Canada deploys an army to British Columbia to combat the rapidly spreading wildfires

  • British Columbia declares a state of emergency after wildfires
  • The fire led to evacuation orders for more than 35,000 people
  • AQI for some British Columbia cities at ‘hazardous’ levels

Canadian Prime Minister Justin Trudeau said Sunday that Canada is sending the military to tackle fast-spreading wildfires in British Columbia, as the western province deals with flames that have prompted evacuation orders for more than 35,000 people.

British Columbia declared a state of emergency and imposed a ban on non-essential travel to provide accommodations for evacuees and firefighters, urging drone operators and others taking photos of the fires to stay away from rescue workers.

In some cities in British Columbia, the Air Quality Index (AQI), which measures major pollutants including particulate matter from fires, was above 350, a “hazardous” level, according to the Real-Time Air Quality Information Platform.

At midnight (0400 GMT), Salmon Arm had the worst air quality index in the nation, with an AQI of 470. Among other cities, Kelowna College and Sicamous both had an AQI of 423.

West Kelowna Fire Chief Jason Prolund said he saw some hope after battling “epic” fires over the past four days. Conditions improved, he said, helping firefighters put “boots on the ground” and douse water on the flames that threatened the town of 150,000.

“We finally feel like we’re moving forward instead of backwards, which is a great feeling,” Prolund told the Canadian Broadcasting Corporation.

Trudeau said in a tweet that the federal government will provide support from the Canadian military to “assist with evacuations, prep” and other logistical tasks in response to a request from the British Columbia government.

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Wildfires are not uncommon in Canada, but the spread of fires and unrest highlights the severity of the worst wildfire season yet, which some experts have blamed on climate change.

Reuters graphics

Other fires, exacerbated by severe drought, have been reported near the US border and in the US Pacific Northwest.

Across the border in Washington state, firefighters battled two major fires, the Gray Fire and the Oregon Road Fire, which collectively have blackened more than 20,000 acres of forest and destroyed more than 100 structures.

In Canada, government officials have urged residents in areas with evacuation orders to leave immediately to save their lives and prevent firefighters from dying trying to save them.

Officials gave no estimate of the total number of buildings destroyed. Videos and photos on social media showed destroyed structures and vehicles, and huge flames devouring trees.

The Canadian government-owned Trans Mountain Pipeline and its expansion project, which winds its way to the Pacific Coast through the interior of British Columbia, has not been affected by the fires, a company spokesperson said Sunday.

The Coquihala Extension of the Pipeline, southwest of Kamloops, is the closest to the fire.

“Underground pipelines are usually buried a few feet below the surface and protected by soil from fire and the constant movement of the liquid that passes through the pipeline,” the spokesperson added.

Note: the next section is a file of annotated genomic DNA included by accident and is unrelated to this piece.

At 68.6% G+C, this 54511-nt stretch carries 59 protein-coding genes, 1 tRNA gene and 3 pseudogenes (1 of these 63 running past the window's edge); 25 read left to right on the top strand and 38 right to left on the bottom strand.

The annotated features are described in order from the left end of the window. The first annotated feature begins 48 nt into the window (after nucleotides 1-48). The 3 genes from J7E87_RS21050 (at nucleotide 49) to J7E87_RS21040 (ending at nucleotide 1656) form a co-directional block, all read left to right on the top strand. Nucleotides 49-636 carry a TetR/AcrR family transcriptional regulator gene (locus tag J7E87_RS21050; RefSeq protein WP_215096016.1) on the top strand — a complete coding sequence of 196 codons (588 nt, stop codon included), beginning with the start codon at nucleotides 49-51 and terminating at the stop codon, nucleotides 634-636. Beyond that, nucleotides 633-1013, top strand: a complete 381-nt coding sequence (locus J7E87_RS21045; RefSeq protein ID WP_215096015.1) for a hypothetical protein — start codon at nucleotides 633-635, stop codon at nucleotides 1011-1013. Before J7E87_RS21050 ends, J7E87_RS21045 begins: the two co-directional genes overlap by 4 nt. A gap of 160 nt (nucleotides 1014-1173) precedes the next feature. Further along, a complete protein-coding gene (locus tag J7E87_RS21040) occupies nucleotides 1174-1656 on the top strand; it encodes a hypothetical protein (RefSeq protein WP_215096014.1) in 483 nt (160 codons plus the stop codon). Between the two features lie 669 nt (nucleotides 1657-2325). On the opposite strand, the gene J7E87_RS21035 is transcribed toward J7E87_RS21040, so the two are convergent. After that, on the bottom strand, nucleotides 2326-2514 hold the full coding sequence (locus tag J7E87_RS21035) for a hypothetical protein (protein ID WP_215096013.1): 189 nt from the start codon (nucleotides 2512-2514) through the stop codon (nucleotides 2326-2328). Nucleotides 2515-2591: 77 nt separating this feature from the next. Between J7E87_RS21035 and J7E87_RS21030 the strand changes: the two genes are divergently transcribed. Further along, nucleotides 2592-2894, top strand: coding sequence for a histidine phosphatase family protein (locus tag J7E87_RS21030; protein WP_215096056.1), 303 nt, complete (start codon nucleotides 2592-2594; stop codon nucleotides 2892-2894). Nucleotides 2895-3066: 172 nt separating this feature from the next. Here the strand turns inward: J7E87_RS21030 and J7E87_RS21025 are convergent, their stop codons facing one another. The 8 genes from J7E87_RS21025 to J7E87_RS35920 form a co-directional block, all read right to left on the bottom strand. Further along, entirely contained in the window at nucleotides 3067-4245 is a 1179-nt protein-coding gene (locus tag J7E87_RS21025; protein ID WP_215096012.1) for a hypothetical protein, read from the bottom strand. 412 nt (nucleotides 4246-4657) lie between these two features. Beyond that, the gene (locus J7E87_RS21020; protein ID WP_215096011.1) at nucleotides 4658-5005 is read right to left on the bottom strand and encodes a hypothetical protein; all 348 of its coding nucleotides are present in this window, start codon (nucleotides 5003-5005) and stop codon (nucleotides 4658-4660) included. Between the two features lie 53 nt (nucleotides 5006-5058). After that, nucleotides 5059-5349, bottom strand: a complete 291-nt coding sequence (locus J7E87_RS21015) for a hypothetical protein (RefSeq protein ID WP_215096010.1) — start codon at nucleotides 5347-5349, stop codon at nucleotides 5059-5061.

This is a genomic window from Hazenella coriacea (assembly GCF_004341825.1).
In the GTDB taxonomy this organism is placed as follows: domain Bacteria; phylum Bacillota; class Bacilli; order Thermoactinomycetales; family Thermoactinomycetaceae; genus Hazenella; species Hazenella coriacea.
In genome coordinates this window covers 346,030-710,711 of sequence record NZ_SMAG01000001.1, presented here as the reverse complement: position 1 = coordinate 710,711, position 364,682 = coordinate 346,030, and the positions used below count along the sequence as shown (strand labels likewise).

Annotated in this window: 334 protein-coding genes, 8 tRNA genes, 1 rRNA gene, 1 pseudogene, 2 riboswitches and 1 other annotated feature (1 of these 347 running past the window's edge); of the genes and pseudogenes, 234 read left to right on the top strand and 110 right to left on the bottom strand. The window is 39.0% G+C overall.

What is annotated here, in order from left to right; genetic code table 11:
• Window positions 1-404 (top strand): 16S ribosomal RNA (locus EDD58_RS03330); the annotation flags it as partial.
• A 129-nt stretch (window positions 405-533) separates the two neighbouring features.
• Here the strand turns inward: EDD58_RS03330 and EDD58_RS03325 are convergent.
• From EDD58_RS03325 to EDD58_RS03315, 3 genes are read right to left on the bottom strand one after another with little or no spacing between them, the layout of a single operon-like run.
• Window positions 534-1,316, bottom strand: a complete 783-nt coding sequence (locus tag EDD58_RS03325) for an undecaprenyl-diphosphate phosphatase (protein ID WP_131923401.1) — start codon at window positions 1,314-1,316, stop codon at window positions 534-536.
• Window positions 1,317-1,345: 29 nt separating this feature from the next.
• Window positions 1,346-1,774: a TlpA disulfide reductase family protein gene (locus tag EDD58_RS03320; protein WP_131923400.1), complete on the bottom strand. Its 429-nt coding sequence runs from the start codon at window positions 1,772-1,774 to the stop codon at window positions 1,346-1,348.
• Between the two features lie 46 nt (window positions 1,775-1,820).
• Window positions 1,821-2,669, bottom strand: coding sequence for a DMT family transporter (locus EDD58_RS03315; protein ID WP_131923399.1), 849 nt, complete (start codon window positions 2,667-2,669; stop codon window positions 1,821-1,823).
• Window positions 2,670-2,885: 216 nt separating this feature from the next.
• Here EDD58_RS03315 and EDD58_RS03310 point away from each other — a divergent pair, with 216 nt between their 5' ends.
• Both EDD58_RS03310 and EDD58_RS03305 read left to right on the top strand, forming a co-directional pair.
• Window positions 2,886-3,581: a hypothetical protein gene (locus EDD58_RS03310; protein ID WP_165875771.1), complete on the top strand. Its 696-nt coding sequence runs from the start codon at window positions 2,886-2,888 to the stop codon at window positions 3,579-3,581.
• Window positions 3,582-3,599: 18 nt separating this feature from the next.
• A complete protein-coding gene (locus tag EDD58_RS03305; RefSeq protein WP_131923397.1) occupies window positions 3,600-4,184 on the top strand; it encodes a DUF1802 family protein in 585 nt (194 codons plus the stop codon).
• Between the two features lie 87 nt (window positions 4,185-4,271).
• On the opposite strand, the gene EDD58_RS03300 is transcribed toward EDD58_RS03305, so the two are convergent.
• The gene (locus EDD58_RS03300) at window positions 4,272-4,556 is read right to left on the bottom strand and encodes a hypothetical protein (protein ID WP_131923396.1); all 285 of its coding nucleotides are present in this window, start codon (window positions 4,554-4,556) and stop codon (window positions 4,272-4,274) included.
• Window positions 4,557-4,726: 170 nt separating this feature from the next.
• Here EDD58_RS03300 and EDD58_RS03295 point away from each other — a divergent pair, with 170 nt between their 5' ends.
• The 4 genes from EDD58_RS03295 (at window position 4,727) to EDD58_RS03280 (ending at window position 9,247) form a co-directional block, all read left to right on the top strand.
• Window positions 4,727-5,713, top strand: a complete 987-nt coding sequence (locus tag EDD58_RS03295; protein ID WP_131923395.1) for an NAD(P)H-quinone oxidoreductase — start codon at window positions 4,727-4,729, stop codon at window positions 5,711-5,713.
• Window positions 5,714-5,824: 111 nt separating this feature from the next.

The fires drained local resources and drew federal aid as well as support from 13 countries. At least four firefighters were killed.

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About 140,000 square kilometers (54,054 square miles) of land, roughly the size of New York state, were burned across the country, with smog spreading as far as the eastern coast of the United States. Government officials expect that the fire season may extend into the fall due to widespread drought-like conditions.

Since 2009, Canada has spent more on fighting and extinguishing wildfires than on maintaining firefighting personnel and its program.

The sky is on fire

About 2,000km to the north, a wildfire burning out of control in Yellowknife, the capital of the Northwest Territory, led to the evacuation of all of its 20,000 residents last week.

Officials said the fire is not expected to reach the city limits by the end of the weekend, as some rain and cooler temperatures have helped slow its progress.

It’s been an arduous journey, said Krista Phleger, who left town with her two dogs.

“I was afraid of getting caught in the fires that were approaching the road,” she said.

For Fleger, the main concern is whether her house, which is only two years old, will survive.

In British Columbia, the TransCanada Highway was closed near Chase, about 400 kilometers (250 miles) northeast of Vancouver. The highway is the main east-west artery used by thousands of motorists and truck drivers heading to Vancouver, the nation’s busiest port.

Kip Lumquist, who works in a gift shop in Craigellachie, a highway tourist spot, said she’s seen a lot of destruction over the past week.

“It was crazy. We couldn’t see hills, mountains, trees, anything, for maybe two and a half days,” Lumquist said. “I drive a white car, and when I got out to get in my car… it was just black… It’s devastating to the community.”

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(Reporting by Nia Williams) Additional reporting by Dan Whitcomb in Los Angeles and Nilotpal Timsina in Bengaluru.

Our standards: Thomson Reuters Trust Principles.

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